SALT LAKE CITY – There was a time, Dirk Nowitzki honestly admitted after Tuesday’s 95-83 win over the Utah Jazz, when the gap between his name and the NBA’s all-time Top 10 scorers would have been as wide as the Grand Canyon.
That’s how far Nowitzki was to being linked to some of the game’s all-time greats.
“You want to say that you knew from Day One what was going to happen, but that would be a lie,’’ Nowitzki said. “My first year was really tough – I’ve stated that numerous times.
“The lockout year (during Nowitzki's rookie season in 1998-'99), and I had a concave chest and guys were just pushing me around. I had to get stronger and keep working on my game.’’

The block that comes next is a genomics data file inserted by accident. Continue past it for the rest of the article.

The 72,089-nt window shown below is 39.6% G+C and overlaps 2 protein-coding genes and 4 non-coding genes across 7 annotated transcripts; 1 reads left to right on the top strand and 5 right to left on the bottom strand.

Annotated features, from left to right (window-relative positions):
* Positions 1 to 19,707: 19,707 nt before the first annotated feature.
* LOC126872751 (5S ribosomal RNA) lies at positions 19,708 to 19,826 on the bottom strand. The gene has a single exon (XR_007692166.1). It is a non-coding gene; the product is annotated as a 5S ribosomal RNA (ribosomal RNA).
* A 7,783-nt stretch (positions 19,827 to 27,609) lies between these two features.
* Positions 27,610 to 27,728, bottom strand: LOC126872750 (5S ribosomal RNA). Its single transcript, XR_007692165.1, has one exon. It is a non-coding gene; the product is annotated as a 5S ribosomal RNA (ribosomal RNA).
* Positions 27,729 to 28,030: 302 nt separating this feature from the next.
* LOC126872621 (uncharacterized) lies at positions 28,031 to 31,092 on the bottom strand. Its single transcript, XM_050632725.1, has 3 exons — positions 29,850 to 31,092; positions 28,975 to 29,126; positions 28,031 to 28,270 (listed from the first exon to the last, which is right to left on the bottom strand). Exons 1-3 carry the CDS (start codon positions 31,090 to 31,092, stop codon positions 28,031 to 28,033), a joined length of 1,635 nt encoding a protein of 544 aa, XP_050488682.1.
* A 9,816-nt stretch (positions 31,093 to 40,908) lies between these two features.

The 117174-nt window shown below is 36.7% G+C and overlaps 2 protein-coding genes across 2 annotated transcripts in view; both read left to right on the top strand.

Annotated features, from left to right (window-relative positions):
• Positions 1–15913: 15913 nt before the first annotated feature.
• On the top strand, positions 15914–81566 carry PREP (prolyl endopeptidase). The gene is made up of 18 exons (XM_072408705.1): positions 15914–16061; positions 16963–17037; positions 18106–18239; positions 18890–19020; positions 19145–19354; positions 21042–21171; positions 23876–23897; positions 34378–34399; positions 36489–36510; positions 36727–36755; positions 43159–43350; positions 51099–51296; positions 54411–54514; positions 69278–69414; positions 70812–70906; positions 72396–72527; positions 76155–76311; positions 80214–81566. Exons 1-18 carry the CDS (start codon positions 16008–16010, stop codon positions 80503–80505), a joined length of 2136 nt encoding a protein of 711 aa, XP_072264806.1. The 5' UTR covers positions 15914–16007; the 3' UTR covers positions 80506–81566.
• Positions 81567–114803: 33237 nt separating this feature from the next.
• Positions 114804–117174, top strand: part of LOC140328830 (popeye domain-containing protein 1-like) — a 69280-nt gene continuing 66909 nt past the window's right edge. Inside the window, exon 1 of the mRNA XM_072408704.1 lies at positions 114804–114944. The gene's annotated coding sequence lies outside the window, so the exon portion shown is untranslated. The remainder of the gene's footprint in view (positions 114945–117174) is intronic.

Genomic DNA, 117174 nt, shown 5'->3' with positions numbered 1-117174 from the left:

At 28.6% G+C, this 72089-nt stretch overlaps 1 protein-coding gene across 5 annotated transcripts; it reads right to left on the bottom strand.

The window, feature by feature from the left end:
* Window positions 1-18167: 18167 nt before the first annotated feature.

For Nowitzki, the working part was the easy part. He stayed in the weight room, built up some muscle, gained more confidence, and the rest is history.
“I think what helped me me in my first year in the end (of the season) we were out of the playoffs and Nellie (coach Don Nelson) kind of threw me back in there and said, ‘Hey, just get better, work on your game,’ ‘’ Nowitzki said. “I think that was huge for my confidence, and then coming back for my second year I got a little lucky.
“For us it was unlucky, but Gary Trent got hurt and then I was really the only (power forward) we had on the roster and that meant I had to play like 40 minutes a night. That was a huge step for me confidence-wise and since then I’ve been just rolling, trying to get better year-to-year.’’
In 16 seasons Nowitzki has certainly gotten a lot better. Tuesday he scored 21 points and moved pass Oscar Robertson to become the No. 10 all-time leading scorer in NBA history with 26,714 career points.
-- Dwain Price
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